Where Have All The Manners Gone?
We laugh at the workplace sarcasm found in cartoons, such as those created by Scott Adams of “Dilbert” fame, then perpetuate the sarcasm and uncouth behaviors by Sharing them on Facebook. We have seen t.v. shows, like The Office, with their parodies of life at work, including the exaggerated personalities we can all identify with: the bombastic, egotistical boss; the snarky busy body; the sarcastic sales dude; and the my-crisis-must-now-be-your-crisis co-worker. When the laughter ends and the t.v. is turned off, we sadly realize that these personalities and lack of good manners are what gobble up any sanity we have left when we are in our work environment and indeed make it an unpleasant place to be.
T.v. sitcoms aside, the reality is that the office, the manufacturing floor, and the retail store have become annoying battle grounds, where good manners and overall office etiquette have taken a back seat to gossip, goofing off, pointing fingers, being unaccountable, and those TMI moments where you wish your cube-mate would keep parts of their personal life, well, personal!
Good manners in the workplace have gotten so scarce these days, that there is a week each year dedicated to office etiquette! It’s called National Business Etiquette Week and it occurs in early June. This is apparently something sorely needed, as many workplaces today could use a remedial course in office etiquette and what it means to be a kind, considerate, helpful co-worker. When did we become the very parodies we love to laugh at?
You might wonder if this is a “Chicken and Egg” question: what happened first, loss of manners in the workplace or loss of manners as a society? One truly spills over into the other, but which came first is really not important. What is important is that if one is “healed,” the other soon will be and we will all benefit from it.
Applying the Golden Rule, as many of us were taught when we were youngsters, and thereby adopting the “Do for others, as you would have them do for you” attitude would go a long way towards regaining a polite workplace. According to one source, “…the words please and thank you cannot be overused, especially in the work environment.”
So, where do we start? To take that first step, we should commit to using the following tips from an article in Entrepreneur magazine. 2 The basic idea from each tip can be applied to most workplaces.
- Respect another’s need to work.
Just because others are sitting nearby doesn’t mean they are available for conversation at all times. Respect one another’s privacy. Act as if there is a door between you and if they appear to be busy, ask if they have a moment to talk.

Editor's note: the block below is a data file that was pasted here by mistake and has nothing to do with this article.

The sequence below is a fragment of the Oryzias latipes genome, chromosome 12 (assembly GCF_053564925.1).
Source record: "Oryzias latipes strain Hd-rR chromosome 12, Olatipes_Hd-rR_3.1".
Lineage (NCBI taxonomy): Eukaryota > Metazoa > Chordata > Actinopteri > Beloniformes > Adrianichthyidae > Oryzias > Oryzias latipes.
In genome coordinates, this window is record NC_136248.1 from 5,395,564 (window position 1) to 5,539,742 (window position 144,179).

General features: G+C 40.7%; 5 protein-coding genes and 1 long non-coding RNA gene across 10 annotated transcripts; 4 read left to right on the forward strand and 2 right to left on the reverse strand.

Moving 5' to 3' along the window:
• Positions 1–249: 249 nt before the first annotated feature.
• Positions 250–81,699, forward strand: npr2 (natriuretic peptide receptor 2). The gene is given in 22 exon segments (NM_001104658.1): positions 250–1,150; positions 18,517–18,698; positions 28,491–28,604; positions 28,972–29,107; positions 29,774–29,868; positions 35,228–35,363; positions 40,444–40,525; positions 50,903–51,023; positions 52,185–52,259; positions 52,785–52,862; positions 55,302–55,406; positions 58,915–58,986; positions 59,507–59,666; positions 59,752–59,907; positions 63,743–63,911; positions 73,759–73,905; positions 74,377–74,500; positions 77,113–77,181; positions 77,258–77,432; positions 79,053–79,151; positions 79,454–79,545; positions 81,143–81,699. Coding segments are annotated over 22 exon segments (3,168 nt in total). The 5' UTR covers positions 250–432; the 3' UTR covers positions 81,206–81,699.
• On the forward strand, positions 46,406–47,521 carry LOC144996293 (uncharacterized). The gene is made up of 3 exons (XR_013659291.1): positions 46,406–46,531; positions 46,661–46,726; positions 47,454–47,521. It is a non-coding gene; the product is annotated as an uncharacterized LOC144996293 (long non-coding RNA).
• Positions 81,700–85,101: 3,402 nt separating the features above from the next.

- Keep noise and distractions to a minimum.
Noisy conversations (either between workers or on the telephone) or habits such as tapping on the desk, fidgeting or getting up and down often can create an annoying distraction to those trying to concentrate. If you want to listen to music, podcasts or videos, use headphones or ear buds.
- Be tidy.
Your messy desk can be a distraction to others and will detract from the professional image your organization is trying to establish. Keep your belongings confined to your own personal space and tidy up your immediate area each day before leaving work. If you share a desk, be sure to clear away any personal items like coffee cups and office supplies.
- Respect another’s space.
Just because another’s workspace is within reach of your desk doesn’t make it common domain. Treat each person’s space as if it was a private office. Do not help yourself to anything on their desk or in their area. Ask first or go to the supply closet if you need a pen or a stapler.
- Be considerate.
Respect is key when working in an open-office environment. Act respectful and expect others to act in the same way. Set rules of conduct and reiterate boundaries when they are crossed. It’s best to address problems and concerns directly and diplomatically before they escalate.
- Be tolerant.
The open-office environment brings together myriad personalities, with different styles. Be tolerant of these differences and find ways to adapt. Everyone is not going to agree with you one hundred percent of the time. Keep an open mind, listen with the intent to learn and focus on the positive aspects of your job.
- Think like a team.
In order to maintain a cohesive team, do not spread gossip, cause another to feel like an outcast, or grumble about petty things. Hold regular meetings to set goals, share ideas and talk about concerns.
Until next month!
Carol Schoff, SHRM-CP, PHR
Director of Human Resources